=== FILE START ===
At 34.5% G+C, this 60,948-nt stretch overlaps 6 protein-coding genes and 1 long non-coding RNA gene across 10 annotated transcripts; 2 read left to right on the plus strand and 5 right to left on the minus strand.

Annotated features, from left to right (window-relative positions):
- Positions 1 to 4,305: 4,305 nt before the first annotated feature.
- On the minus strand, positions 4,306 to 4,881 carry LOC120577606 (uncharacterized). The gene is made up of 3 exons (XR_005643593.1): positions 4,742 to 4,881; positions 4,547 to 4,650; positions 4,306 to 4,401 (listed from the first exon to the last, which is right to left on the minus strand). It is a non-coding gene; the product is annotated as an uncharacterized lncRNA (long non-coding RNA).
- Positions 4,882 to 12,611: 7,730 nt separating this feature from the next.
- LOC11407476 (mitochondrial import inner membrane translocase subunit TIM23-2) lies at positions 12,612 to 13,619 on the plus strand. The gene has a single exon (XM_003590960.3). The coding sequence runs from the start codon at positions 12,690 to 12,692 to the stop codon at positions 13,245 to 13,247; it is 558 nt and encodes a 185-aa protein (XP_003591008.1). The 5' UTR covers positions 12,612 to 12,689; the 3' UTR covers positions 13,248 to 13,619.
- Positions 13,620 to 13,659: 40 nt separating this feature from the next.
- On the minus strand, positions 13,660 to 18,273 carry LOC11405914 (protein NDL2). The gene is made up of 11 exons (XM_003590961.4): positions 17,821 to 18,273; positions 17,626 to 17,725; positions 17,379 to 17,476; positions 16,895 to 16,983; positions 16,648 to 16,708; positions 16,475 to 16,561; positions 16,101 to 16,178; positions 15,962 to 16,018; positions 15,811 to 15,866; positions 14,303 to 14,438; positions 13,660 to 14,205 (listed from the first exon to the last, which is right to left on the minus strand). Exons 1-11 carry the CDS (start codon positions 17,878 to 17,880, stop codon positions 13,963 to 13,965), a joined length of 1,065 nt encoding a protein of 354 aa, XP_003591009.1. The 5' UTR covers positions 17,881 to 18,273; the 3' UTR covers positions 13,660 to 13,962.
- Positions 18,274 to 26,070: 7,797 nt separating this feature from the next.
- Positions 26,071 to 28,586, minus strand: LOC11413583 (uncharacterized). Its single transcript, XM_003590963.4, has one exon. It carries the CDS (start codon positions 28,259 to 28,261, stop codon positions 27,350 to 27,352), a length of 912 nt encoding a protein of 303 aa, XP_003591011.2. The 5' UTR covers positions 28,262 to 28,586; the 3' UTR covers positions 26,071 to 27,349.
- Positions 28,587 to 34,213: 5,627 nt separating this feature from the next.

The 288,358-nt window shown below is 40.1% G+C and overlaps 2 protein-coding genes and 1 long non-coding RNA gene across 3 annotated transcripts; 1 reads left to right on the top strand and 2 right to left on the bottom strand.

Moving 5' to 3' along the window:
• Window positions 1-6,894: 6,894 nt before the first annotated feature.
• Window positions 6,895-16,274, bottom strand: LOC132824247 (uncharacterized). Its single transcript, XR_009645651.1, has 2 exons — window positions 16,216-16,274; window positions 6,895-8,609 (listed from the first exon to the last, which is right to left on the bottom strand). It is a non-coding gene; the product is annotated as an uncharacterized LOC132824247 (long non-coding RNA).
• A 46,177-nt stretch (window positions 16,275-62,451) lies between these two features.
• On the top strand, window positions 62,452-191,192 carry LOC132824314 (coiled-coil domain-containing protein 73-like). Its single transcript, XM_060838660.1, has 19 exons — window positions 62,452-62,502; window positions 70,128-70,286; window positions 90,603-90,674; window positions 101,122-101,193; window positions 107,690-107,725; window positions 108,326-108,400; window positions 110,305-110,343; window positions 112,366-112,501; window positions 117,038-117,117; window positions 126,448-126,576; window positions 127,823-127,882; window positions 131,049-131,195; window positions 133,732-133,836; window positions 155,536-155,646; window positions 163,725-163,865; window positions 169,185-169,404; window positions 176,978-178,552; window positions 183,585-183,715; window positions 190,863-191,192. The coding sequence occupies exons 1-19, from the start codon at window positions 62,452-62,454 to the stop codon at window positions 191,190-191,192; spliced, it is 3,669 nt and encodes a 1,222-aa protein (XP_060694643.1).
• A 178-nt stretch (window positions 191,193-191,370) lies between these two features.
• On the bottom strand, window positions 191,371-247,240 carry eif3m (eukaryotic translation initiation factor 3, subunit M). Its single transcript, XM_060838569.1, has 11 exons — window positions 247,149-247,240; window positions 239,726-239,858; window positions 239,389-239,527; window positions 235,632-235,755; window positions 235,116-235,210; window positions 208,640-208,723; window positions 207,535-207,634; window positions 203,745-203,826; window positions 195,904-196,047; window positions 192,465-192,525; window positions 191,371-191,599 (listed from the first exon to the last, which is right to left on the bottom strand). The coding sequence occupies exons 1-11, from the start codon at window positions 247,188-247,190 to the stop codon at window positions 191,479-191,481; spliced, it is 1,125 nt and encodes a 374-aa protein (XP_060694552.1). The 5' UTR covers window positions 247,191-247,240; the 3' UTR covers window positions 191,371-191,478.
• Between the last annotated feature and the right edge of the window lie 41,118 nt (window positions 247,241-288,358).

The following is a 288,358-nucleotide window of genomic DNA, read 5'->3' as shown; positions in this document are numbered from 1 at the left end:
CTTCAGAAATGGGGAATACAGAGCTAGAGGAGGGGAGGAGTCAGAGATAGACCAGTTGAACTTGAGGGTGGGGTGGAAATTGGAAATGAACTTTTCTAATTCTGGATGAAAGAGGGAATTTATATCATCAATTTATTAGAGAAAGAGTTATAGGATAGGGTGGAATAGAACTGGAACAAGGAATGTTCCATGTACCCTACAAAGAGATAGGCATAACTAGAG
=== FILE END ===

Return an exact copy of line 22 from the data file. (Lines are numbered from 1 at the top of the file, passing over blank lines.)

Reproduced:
CTTCAGAAATGGGGAATACAGAGCTAGAGGAGGGGAGGAGTCAGAGATAGACCAGTTGAACTTGAGGGTGGGGTGGAAATTGGAAATGAACTTTTCTAATTCTGGATGAAAGAGGGAATTTATATCATCAATTTATTAGAGAAAGAGTTATAGGATAGGGTGGAATAGAACTGGAACAAGGAATGTTCCATGTACCCTACAAAGAGATAGGCATAACTAGAG